Thursday, September 23, 2010

Trip Report: Skunk Cabbage in the northwest

On our trip to the northwest back in June, Christie and I ran across the Western Skunk Cabbage (Lysichiton americanus) in several different locations.  I hadn't seem them in person before, so I didn't initially recognize them.  Actually I had a kind of hilarious encounter with one several days before realizing what it was.

Skunk Cabbage (Lysichiton americanus) growing in a pond at the Capilano Suspension Bridge park
Here's the story:

I spend quite a bit of time around plants: at my own house, in plant stores, in nature.  I'm always pointing out different things to Christie: grabbing a leaf and pointing out something about the variegation or vein pattern or something else she probably is not too interested in.  Anyway, because I am used to dealing with plants, I can usually tell by looking at a plant what kind of care I need to take in handling it.  Well, for whatever reason this was not the case with the Skunk Cabbage.  We were walking along a hiking trail on this insanely long walk down to a beach from the road.  (The distance was not advertised, but we determined later it was approximately seven times longer than we would have preferred.)  I noticed something interesting about the plant along the side of the path (though I don't remember what was interesting now) and I called Christie's attention to it.  I grabbed the leaf, pulling it towards us and RIP!  This huge, beautiful leaf (about 3 feet long) just tore in half in my hand!  It wasn't a horrible loss considering there were hundreds of these plants within eyesight, but I felt horrible about it.  And it was pretty hilarious because I was like "Hey Christie, check out this - "  RIP! "Whoops!"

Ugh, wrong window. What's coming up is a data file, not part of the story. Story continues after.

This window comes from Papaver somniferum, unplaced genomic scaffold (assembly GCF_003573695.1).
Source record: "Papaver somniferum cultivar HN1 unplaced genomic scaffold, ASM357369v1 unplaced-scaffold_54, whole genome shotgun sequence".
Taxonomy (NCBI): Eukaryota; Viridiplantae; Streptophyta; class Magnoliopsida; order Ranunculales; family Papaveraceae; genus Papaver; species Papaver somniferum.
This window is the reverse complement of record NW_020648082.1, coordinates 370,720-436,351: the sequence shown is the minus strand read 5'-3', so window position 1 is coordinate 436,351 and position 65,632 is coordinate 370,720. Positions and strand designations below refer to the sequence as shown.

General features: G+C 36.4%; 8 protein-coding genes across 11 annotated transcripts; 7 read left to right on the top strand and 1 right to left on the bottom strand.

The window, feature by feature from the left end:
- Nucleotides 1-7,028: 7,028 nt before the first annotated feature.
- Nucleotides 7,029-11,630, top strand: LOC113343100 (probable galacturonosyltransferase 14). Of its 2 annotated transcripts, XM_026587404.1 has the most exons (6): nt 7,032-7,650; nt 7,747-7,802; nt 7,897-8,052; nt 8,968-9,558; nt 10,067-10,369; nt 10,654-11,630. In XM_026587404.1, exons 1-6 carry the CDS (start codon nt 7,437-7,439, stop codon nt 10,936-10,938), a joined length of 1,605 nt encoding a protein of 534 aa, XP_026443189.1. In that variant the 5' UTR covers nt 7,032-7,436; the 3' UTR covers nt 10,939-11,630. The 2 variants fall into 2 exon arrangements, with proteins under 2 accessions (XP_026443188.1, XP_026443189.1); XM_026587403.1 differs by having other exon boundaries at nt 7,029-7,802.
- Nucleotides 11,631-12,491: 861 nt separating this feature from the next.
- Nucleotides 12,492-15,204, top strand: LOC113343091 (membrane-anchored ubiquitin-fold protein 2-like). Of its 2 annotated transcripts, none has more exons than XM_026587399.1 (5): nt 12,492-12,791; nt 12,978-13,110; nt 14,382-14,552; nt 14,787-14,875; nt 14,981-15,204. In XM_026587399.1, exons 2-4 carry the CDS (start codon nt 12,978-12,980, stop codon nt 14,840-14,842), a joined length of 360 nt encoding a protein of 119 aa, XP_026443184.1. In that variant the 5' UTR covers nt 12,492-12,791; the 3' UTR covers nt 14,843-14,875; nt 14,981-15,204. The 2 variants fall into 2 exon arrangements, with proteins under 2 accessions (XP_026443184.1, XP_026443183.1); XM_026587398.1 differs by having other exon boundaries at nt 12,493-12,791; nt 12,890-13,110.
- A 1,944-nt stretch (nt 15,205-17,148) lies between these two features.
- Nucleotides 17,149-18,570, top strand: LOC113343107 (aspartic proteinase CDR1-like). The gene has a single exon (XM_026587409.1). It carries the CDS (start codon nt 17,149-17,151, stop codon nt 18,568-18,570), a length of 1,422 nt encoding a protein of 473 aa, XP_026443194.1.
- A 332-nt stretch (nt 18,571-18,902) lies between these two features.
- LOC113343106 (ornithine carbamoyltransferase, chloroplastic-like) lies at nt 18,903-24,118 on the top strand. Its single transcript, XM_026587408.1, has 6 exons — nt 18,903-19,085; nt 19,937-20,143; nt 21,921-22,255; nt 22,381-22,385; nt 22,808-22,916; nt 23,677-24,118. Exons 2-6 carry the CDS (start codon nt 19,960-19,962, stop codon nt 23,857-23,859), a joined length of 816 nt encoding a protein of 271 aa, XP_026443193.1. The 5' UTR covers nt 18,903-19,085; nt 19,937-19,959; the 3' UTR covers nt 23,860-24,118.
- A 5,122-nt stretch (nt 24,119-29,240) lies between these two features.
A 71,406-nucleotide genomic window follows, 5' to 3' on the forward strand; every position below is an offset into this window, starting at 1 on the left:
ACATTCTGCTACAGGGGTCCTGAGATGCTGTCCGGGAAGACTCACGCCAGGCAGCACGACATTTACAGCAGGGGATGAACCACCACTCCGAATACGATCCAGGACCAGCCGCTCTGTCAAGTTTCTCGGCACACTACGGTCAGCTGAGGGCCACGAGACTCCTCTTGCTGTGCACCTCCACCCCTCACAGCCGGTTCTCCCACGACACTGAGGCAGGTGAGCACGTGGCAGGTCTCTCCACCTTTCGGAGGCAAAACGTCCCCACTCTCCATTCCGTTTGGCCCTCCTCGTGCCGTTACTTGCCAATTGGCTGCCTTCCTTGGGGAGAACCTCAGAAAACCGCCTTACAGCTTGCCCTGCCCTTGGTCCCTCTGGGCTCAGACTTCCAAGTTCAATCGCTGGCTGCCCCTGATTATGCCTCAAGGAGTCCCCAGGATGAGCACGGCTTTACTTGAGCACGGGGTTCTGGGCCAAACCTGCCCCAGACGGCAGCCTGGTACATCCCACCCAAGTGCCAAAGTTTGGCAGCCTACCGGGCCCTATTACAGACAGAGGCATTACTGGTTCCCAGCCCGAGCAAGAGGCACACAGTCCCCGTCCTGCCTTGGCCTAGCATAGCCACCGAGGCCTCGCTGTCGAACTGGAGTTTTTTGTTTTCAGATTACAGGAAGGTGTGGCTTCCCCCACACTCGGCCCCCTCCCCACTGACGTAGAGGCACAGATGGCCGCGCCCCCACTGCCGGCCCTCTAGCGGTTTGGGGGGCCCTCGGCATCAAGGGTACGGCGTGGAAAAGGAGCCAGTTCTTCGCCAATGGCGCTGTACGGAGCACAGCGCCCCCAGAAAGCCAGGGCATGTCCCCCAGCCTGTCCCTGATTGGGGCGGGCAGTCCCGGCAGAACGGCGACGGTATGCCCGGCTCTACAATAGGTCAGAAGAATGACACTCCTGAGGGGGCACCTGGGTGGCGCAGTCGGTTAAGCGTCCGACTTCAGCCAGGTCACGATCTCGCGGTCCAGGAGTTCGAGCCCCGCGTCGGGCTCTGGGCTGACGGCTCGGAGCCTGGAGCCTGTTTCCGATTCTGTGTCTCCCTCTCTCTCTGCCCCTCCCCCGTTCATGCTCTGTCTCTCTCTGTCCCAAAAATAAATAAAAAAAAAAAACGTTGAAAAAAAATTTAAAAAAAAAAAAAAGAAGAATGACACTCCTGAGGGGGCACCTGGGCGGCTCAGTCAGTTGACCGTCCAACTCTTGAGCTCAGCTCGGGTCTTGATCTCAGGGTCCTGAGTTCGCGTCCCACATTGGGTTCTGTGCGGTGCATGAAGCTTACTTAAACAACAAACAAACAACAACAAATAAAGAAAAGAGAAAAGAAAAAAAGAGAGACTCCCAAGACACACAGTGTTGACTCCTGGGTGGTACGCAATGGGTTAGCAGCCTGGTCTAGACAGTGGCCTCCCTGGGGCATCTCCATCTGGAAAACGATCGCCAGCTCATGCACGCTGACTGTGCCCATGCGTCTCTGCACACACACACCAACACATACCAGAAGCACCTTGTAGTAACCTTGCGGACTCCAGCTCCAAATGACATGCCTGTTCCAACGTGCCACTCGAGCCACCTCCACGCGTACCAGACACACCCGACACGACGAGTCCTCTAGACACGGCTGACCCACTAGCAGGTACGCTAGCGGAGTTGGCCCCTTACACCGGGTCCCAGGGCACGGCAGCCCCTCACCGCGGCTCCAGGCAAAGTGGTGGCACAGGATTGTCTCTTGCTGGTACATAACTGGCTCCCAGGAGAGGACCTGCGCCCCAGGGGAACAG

Anyway, that's the story.  It was several days later when we were in Vancouver at the Capilano Suspension Bridge park when I saw the spadix left over from an inflorescence on one of these plants.  That was when I realized what it was.  I think we got down close to it and could still smell the leftover stench of the bloom.  In the area where there were several of these plants it smelled like you were standing near a dumpster.  There wasn't an overwhelming smell, but you could definitely smell it.  We saw the spadices on several plants, but none still had the nice yellow spathe left.

Skunk Cabbage inflorescence

1 comment:

  1. How funny! It sounds like it was named appropriately...:)